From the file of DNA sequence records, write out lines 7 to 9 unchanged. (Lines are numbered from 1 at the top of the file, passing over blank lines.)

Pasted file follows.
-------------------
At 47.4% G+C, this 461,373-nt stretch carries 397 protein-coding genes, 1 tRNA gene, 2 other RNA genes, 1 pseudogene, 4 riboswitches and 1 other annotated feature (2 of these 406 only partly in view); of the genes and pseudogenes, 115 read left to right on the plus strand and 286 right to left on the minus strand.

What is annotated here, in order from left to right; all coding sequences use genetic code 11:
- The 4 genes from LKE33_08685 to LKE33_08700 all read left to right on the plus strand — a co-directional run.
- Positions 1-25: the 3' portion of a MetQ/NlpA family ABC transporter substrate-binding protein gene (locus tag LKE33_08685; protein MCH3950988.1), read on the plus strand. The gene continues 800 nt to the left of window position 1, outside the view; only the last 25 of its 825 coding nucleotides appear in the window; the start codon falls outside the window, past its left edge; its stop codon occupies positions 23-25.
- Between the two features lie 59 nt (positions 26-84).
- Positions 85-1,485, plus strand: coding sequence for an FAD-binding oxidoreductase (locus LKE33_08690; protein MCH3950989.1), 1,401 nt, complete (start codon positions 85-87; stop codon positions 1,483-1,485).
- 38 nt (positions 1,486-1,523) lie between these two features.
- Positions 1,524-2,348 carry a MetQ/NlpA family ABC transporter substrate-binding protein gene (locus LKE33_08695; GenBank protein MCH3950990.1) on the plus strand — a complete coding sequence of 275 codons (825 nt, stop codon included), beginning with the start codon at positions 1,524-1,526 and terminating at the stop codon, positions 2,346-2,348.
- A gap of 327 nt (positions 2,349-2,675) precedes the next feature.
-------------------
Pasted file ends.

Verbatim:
- 38 nt (positions 1,486-1,523) lie between these two features.
- Positions 1,524-2,348 carry a MetQ/NlpA family ABC transporter substrate-binding protein gene (locus LKE33_08695; GenBank protein MCH3950990.1) on the plus strand — a complete coding sequence of 275 codons (825 nt, stop codon included), beginning with the start codon at positions 1,524-1,526 and terminating at the stop codon, positions 2,346-2,348.
- A gap of 327 nt (positions 2,349-2,675) precedes the next feature.